In Conversation

How books helped Canada Reads author David Chariandy feel less of an outsider while growing up

Lisa Ray is defending David Chariandy's novel Brother during Canada Reads 2019.
David Chariandy is the author of Brother, which will be defended by Lisa Ray on Canada Reads 2019. (CBC)

For David Chariandy, books have long represented a lifeline of sorts. It was through literature he was able to define his identity and the world around him.

His latest novel, Brother, is the story of two brothers growing up in a troubled housing complex in the Toronto suburb of Scarborough. Brother won the 2017 Rogers Writers' Trust Fiction Prize and the 2018 Toronto Book Award. It is currently a Canada Reads contender, where it will be defended by actor and model Lisa Ray.

The debates take place March 25-28, 2019. They will air on CBC Radio One at 11 a.m. (1 p.m. AT/1:30 p.m. NT), on CBC at 4 p.m. (4:30 NT), live streamed online at CBC Books at 11 a.m. ET and will be available on the free CBC Gem streaming service.

Chariandy spoke with CBC Books about how books inform his life and career.

When did you become a reader?

"My love of books started in childhood. I think it's because, in many ways, I felt very much like a misfit. I sought books through which I could escape the world I knew. I ended up reading a lot of fantasy. My favourite author was Tolkien. I think my taste for fantasy were almost entirely ruined by Tolkien because the books are so damn good! The books are so complicated and you can live in the world. 

I felt very much like a misfit. I sought books in childhood through which I could escape the world that I knew.

"I remember enjoying The Chronicles of Thomas Covenant by Stephen R. Donaldson. That was another fantasy series, but it was about a person who lives in our time and has leprosy. He's become a social outcast and is shunned by people around him. That resonated with me, growing up racialized in Scarborough. But in the book the protagonist escapes his world and enters another world in order to become a very unlikely hero."

So, you were drawn to a literary theme of the outsider?

"Very true. Also in childhood — for the same reason of escape — I enjoyed Cosmos by Carl Sagan. He was a scientist explaining the world as it was. But he was also speculating on things like black holes, dimensional universes and extraterrestrial biology. All of that was amazing, again, for a kid who felt stifled and confined because of how others viewed him. Cosmos offered me a chance to think of the world in more wondrous terms."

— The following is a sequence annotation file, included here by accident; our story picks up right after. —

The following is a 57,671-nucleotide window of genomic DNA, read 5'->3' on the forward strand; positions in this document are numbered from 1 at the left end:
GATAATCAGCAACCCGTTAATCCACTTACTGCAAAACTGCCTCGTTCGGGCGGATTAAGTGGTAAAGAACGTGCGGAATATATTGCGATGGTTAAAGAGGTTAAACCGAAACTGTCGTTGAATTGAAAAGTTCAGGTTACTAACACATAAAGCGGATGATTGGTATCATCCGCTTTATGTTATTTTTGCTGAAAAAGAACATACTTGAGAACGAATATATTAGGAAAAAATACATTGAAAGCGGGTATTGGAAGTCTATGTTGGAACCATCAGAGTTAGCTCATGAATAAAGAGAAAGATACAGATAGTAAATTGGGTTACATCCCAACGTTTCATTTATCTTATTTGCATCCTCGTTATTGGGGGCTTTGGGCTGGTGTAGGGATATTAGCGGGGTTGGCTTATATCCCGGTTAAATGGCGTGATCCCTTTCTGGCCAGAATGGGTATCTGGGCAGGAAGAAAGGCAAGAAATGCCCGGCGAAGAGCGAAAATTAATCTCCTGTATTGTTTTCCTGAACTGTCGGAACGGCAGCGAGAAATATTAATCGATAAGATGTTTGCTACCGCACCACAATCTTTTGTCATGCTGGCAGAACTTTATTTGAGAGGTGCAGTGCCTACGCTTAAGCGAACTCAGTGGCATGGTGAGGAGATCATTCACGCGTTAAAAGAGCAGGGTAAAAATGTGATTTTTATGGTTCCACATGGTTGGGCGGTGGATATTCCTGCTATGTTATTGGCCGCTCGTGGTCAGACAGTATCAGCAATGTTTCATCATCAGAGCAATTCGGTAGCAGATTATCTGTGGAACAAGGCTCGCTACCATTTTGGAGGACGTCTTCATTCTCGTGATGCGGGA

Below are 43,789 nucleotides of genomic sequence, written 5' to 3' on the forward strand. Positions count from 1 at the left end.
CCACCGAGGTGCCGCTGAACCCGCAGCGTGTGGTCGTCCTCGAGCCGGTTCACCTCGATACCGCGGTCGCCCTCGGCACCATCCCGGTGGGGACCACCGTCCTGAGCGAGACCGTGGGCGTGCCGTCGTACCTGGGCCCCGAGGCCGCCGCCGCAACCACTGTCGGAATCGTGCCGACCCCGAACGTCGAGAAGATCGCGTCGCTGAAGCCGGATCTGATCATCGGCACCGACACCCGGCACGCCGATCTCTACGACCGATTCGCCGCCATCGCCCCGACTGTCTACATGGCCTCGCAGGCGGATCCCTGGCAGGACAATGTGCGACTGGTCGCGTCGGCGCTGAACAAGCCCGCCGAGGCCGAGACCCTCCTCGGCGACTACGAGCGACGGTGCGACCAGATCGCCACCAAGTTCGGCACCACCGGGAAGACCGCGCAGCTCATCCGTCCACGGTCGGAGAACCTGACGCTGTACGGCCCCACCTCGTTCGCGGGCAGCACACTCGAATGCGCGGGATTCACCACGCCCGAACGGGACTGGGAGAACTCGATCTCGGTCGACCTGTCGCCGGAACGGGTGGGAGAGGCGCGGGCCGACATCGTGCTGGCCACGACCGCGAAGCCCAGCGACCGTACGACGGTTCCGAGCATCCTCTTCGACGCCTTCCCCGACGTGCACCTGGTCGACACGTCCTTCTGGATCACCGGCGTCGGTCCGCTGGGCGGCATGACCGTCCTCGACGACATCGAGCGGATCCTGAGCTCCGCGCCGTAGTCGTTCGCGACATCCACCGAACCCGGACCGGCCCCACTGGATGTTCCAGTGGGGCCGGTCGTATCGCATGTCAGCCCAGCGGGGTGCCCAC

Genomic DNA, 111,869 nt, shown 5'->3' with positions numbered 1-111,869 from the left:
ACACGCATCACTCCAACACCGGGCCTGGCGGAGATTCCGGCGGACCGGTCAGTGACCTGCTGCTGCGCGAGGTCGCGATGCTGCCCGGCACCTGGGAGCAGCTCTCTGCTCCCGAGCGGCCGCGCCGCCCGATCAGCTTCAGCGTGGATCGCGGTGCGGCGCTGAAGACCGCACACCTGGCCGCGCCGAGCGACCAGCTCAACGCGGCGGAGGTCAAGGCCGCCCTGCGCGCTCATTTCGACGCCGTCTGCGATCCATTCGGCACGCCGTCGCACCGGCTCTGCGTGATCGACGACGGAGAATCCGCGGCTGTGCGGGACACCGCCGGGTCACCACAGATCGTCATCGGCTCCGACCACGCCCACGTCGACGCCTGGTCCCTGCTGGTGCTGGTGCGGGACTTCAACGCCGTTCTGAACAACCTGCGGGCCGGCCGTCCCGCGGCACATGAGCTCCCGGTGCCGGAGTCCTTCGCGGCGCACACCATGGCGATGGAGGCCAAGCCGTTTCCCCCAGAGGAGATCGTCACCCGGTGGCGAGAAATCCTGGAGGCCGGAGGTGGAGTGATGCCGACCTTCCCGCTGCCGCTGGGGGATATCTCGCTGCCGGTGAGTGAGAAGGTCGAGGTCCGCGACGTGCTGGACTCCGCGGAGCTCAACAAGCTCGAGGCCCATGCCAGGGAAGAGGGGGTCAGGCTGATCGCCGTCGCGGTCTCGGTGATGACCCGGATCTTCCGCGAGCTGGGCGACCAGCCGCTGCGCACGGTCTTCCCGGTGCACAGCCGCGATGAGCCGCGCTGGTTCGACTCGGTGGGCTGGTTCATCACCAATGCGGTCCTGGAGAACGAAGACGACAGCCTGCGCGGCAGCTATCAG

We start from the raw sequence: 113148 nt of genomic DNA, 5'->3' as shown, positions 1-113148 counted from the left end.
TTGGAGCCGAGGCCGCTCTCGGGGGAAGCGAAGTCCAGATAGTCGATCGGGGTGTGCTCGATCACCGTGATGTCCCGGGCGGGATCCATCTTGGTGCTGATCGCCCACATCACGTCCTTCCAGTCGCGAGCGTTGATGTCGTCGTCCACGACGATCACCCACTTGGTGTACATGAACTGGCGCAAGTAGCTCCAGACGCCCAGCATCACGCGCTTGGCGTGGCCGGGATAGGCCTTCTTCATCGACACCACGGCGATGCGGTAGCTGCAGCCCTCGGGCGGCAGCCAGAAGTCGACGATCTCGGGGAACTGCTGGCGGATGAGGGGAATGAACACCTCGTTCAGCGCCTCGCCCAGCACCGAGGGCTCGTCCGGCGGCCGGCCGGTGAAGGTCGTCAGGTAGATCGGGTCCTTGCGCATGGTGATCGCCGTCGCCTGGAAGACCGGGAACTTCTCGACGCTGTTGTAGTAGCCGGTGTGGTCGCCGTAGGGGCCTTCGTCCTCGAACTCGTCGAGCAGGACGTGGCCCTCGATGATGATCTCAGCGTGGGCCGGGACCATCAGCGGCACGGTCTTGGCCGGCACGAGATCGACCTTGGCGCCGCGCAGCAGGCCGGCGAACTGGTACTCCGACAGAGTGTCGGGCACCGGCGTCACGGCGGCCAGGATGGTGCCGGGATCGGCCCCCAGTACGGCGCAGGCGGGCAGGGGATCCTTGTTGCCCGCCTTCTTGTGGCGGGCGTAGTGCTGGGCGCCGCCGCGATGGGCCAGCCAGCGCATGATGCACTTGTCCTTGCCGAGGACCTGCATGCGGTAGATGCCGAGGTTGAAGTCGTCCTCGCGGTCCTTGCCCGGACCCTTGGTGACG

When did you know you wanted to be an author?

"The big breakthroughs for me occurred a little later in life. Until university, I don't recall reading a book by a black author. They were certainly never assigned in school. But in second year I was in the stacks of a university library and I randomly picked out a book by someone named James Baldwin, titled The Price of The Ticket. It's Baldwin's collected essays. I remember opening that book randomly and just being mesmerized by the essay Stranger in the Village. It's about Baldwin's experience of visiting a remote Swiss village as a black person and reflecting upon the way he's looked at. It blew my mind that someone could write something like that from personal experience and yet not be confined to the personal, and in fact reflect upon the history of the world. 

Books can rivet us to our lives in language, which is extremely important because we do live in language.

"I also remember reading Michael Ondaatje's work. I was mesmerized by his writings, but I also picked up an anthology that he edited, titled From Ink Lake. In that anthology I encountered, for the first time, a lot of Canadian writers that I hadn't otherwise encountered at that point. I remember Dionne Brand and Alistair MacLeod had pieces in there — writing that I was simply moved by. 

"The two writers who ultimately broke things open for me were Austin Clarke and Brand. Clarke's The Meeting Point is possibly the first novel by a black writer substantially chronicling the black experience in Canada. It was about black West Indian domestic workers in the 1960s. Clarke became a beloved mentor for me. He supported my work so much. He was writing about an experience I thought no one really could write about — of West Indian domestic work. My mother was one of those workers.

"And then, finally, Brand. I think her novel In Another Place, Not Here gave me a sense that something truly different and radical could be done within the novel. That was another moment of growth."

Do you have a favourite bookstore?

In Vancouver, I like Massy Books, where I had a book launch. And anytime I come to Toronto, I definitely go to Type Books, A Different Booklist and Another Story

"I think books do perhaps three things at once. Books can rivet us to our lives in language, which is extremely important because we do live in language. Books can also clarify what is important in your own life. And books can equally draw one's attention to lives completely remote from oneself." 

David Chariandy's comments have been edited for length and clarity.


The Canada Reads 2019 contenders

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